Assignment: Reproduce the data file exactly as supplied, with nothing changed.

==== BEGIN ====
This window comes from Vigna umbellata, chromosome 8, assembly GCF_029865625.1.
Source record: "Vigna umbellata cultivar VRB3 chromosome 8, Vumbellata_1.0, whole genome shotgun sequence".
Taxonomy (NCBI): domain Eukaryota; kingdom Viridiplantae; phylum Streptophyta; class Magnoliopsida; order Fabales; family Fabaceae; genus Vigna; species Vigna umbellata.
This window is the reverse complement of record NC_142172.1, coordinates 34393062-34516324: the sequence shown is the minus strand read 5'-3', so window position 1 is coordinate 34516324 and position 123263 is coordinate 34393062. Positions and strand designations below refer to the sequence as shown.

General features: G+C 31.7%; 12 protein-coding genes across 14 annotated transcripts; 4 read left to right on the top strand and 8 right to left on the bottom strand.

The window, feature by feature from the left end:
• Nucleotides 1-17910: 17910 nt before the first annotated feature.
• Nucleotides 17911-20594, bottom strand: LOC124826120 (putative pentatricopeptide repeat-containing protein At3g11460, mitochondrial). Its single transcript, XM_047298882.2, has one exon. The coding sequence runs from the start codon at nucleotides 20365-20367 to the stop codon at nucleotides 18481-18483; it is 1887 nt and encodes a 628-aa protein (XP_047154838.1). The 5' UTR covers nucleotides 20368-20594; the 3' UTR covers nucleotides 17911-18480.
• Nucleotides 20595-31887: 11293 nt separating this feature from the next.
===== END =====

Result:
This window comes from Vigna umbellata, chromosome 8, assembly GCF_029865625.1.
Source record: "Vigna umbellata cultivar VRB3 chromosome 8, Vumbellata_1.0, whole genome shotgun sequence".
Taxonomy (NCBI): domain Eukaryota; kingdom Viridiplantae; phylum Streptophyta; class Magnoliopsida; order Fabales; family Fabaceae; genus Vigna; species Vigna umbellata.
This window is the reverse complement of record NC_142172.1, coordinates 34393062-34516324: the sequence shown is the minus strand read 5'-3', so window position 1 is coordinate 34516324 and position 123263 is coordinate 34393062. Positions and strand designations below refer to the sequence as shown.

General features: G+C 31.7%; 12 protein-coding genes across 14 annotated transcripts; 4 read left to right on the top strand and 8 right to left on the bottom strand.

The window, feature by feature from the left end:
• Nucleotides 1-17910: 17910 nt before the first annotated feature.
• Nucleotides 17911-20594, bottom strand: LOC124826120 (putative pentatricopeptide repeat-containing protein At3g11460, mitochondrial). Its single transcript, XM_047298882.2, has one exon. The coding sequence runs from the start codon at nucleotides 20365-20367 to the stop codon at nucleotides 18481-18483; it is 1887 nt and encodes a 628-aa protein (XP_047154838.1). The 5' UTR covers nucleotides 20368-20594; the 3' UTR covers nucleotides 17911-18480.
• Nucleotides 20595-31887: 11293 nt separating this feature from the next.